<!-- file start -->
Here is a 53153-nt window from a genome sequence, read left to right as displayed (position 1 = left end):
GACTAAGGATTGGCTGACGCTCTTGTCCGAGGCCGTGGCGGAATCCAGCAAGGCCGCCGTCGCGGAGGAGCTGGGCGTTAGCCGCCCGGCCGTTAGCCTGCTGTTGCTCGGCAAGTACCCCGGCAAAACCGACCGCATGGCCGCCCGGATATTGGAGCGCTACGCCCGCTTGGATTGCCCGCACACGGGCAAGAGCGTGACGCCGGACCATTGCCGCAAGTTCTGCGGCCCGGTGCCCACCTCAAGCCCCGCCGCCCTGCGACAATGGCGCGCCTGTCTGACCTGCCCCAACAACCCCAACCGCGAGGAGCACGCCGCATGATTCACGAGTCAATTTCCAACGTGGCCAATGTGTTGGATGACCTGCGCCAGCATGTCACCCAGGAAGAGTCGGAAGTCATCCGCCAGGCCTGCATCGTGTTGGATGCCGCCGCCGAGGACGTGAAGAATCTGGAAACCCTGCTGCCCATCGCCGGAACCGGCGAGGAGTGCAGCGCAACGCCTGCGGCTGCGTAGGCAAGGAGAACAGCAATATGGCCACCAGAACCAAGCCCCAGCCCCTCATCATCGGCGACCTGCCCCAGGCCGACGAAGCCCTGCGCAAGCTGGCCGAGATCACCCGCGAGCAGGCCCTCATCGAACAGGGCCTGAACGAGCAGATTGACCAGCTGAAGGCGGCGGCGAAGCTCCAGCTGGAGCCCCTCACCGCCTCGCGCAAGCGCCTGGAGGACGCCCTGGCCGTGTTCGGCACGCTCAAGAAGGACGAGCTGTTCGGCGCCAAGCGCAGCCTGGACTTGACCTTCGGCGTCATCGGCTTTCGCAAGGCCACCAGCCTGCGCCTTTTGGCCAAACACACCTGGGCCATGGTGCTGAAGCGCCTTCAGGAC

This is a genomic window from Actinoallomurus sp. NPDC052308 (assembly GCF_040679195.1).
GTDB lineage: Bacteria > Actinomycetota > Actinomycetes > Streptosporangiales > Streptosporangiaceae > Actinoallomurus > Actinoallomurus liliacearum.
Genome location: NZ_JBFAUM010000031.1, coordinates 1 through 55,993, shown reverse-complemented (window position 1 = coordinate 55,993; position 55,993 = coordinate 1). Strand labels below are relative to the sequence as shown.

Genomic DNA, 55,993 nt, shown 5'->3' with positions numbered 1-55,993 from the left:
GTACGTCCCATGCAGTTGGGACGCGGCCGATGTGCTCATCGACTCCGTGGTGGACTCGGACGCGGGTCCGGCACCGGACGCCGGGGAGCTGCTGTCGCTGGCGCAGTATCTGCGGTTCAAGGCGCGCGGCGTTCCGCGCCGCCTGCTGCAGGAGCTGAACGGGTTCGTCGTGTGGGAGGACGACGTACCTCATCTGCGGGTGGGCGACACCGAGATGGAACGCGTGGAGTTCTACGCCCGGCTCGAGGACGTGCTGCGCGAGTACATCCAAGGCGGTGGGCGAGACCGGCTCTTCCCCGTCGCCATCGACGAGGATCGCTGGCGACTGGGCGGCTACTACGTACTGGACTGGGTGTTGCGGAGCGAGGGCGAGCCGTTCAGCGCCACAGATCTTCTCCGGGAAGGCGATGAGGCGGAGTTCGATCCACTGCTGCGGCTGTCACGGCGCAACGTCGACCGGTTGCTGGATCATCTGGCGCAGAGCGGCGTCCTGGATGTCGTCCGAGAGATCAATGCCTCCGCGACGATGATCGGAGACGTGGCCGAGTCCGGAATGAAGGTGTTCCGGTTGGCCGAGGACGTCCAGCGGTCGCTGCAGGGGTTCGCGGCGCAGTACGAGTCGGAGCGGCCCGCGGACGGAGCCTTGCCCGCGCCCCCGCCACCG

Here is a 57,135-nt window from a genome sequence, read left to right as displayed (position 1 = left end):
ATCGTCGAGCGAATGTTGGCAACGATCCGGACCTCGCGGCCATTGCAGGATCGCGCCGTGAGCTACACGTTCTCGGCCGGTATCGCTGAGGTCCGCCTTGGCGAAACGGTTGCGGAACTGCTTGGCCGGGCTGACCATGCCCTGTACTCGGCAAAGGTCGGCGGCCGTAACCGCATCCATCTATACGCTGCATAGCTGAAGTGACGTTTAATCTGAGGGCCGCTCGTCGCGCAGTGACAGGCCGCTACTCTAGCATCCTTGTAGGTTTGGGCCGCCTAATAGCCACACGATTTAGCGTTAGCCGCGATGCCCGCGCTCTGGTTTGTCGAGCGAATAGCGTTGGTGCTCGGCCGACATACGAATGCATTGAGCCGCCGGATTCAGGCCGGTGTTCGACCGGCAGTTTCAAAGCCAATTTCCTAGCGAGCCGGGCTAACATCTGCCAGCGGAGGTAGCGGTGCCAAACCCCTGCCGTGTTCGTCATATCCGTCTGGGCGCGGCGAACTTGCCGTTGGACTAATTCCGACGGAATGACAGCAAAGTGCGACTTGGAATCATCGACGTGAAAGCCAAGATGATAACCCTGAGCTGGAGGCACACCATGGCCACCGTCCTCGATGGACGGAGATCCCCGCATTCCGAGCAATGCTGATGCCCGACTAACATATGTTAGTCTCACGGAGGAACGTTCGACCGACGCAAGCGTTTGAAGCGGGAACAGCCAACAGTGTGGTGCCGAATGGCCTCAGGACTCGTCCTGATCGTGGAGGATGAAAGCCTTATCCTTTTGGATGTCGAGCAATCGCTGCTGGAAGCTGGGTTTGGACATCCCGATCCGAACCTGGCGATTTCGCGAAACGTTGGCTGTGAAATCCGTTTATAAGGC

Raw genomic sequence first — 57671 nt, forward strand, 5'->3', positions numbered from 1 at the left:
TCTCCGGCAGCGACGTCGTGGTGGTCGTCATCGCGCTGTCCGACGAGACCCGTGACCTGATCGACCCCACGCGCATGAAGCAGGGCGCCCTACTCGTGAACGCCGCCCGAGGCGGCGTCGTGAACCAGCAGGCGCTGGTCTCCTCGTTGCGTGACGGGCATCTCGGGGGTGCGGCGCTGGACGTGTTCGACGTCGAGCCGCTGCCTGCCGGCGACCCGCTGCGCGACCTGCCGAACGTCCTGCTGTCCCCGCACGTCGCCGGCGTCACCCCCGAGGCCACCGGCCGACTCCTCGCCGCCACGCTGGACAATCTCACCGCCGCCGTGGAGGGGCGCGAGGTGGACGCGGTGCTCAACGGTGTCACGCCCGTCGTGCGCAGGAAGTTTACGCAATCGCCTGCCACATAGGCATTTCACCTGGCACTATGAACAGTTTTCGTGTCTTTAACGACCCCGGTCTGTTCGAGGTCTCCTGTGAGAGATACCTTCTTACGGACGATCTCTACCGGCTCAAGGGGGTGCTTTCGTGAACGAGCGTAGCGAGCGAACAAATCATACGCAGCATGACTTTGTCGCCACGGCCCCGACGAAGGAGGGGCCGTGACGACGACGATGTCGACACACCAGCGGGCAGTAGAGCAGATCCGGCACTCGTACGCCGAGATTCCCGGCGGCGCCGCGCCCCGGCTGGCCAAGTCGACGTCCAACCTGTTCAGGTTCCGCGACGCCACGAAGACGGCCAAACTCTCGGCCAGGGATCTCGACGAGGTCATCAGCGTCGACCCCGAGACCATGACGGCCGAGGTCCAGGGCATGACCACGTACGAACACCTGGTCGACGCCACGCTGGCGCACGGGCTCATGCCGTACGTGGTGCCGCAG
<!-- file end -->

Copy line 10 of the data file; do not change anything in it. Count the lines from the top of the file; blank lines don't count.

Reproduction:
Raw genomic sequence first — 57671 nt, forward strand, 5'->3', positions numbered from 1 at the left: